Pickering emulsions stabilized by naturally derived or biodegradable particles

Vincenzo Calabrese, James Courtenay, Karen Edler, Janet L. Scott

Research output: Contribution to journalReview articlepeer-review

119 Citations (SciVal)
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Emulsions are used widely in formulated consumer products, paints and coatings, foods, and pharmaceutical preparations to name just a few examples. Frequently surfactants are employed as emulsifiers, but the use of particles, including nanoparticles, can offer advantages. Naturally derived, or synthetic, particles that are biodegradable can reduce end-of-life environmental impact, while offering advantages such as lack of irritancy in use (e.g., on skin) and, in some cases, the use of particle supported Pickering emulsions may provide more environmentally friendly processes (e.g., biphasic catalysis mitigating use of solvents) or environmental cleanup solutions (e.g., oil spill dispersion). Here we review four classes of (nano)particles that can be employed as Pickering emulsion stabilizers: minerals, polysaccharides, synthetic polymers and proteins.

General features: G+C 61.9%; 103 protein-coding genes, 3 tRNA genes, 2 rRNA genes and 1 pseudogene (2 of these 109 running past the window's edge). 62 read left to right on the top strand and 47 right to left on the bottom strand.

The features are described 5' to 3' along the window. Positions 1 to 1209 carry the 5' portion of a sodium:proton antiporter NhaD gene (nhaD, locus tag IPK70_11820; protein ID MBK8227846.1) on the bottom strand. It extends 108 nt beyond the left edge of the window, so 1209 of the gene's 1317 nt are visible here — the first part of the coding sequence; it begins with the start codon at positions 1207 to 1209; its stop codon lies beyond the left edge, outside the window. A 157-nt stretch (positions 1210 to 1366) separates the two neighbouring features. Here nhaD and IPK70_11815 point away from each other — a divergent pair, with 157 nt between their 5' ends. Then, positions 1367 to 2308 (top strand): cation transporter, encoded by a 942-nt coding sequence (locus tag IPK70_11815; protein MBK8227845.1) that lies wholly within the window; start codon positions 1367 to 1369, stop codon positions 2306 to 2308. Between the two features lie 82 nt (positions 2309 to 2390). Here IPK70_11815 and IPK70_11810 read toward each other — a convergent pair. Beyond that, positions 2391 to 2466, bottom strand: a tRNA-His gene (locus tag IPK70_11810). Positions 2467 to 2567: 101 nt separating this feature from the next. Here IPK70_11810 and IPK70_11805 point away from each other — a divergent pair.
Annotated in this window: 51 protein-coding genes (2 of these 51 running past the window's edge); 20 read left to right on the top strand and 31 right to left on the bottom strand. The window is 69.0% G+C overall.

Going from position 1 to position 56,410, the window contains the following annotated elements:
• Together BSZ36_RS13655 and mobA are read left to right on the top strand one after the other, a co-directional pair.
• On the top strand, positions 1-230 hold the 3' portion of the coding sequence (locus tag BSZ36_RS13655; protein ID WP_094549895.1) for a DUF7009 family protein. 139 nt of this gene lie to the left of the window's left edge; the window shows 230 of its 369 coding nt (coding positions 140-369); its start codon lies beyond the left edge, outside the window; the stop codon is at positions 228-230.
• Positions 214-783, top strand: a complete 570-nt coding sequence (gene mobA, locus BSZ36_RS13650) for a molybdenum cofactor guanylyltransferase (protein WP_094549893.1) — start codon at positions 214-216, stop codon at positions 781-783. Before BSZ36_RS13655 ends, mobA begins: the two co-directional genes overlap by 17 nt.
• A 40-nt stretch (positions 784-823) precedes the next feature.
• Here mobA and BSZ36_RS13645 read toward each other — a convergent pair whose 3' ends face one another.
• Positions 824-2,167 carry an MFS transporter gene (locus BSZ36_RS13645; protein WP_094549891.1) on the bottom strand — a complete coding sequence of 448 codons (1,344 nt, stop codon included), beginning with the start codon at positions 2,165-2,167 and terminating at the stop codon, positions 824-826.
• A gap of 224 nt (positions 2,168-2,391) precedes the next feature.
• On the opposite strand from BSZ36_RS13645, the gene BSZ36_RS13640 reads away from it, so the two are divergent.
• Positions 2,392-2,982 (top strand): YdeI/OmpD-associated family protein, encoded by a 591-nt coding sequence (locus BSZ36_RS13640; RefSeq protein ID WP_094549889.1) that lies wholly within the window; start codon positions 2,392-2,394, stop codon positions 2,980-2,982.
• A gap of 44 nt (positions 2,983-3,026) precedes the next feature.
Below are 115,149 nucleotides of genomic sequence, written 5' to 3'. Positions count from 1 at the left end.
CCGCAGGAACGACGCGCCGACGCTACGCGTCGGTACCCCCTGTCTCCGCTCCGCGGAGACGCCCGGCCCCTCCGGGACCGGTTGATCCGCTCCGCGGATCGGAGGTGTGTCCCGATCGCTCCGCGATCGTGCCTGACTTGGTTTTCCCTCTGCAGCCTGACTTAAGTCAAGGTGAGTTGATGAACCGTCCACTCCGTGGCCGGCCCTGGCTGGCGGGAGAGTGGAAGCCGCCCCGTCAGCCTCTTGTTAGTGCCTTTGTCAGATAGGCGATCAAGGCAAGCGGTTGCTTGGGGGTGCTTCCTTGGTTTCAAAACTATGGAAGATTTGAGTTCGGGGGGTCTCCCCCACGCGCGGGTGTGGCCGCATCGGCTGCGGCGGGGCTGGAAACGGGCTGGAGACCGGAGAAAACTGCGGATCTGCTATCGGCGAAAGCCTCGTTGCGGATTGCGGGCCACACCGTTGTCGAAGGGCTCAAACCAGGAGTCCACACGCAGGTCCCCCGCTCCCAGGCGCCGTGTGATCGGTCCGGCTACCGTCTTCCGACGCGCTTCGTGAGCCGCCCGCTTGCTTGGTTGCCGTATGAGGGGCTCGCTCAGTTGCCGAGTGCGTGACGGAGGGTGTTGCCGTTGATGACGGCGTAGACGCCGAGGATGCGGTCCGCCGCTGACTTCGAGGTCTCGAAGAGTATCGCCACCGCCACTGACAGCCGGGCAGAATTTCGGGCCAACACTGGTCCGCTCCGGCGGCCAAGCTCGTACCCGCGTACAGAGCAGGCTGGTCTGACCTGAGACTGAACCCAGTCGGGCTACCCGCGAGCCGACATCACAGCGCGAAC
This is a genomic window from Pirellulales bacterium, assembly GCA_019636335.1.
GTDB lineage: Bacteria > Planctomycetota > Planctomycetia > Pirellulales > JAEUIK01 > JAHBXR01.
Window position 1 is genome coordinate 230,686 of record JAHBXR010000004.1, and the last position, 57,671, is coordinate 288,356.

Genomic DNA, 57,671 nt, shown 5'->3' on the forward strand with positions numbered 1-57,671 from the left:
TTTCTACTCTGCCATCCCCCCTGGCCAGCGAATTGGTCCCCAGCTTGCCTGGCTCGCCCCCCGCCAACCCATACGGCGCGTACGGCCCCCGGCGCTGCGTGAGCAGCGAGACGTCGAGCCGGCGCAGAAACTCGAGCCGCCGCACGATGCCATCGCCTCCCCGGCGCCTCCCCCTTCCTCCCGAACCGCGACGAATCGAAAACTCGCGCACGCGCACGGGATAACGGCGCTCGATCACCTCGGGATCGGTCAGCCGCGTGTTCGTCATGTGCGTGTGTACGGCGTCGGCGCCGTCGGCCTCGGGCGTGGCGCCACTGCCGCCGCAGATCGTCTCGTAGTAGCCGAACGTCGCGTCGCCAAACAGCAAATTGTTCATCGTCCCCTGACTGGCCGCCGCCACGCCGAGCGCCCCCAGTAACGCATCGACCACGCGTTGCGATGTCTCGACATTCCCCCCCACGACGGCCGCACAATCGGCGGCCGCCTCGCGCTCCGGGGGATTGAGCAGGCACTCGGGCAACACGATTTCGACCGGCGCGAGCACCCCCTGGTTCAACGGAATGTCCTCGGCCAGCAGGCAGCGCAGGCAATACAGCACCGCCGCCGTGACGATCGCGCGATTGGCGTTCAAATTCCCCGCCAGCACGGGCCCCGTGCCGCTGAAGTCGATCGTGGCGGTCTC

Original languageEnglish
Pages (from-to)83-90
Number of pages8
JournalCurrent Opinion in Green and Sustainable Chemistry
Early online date12 Jul 2018
Publication statusPublished - 1 Aug 2018

ASJC Scopus subject areas

  • Catalysis
  • Chemistry (miscellaneous)
  • Waste Management and Disposal
  • Process Chemistry and Technology
  • Management, Monitoring, Policy and Law


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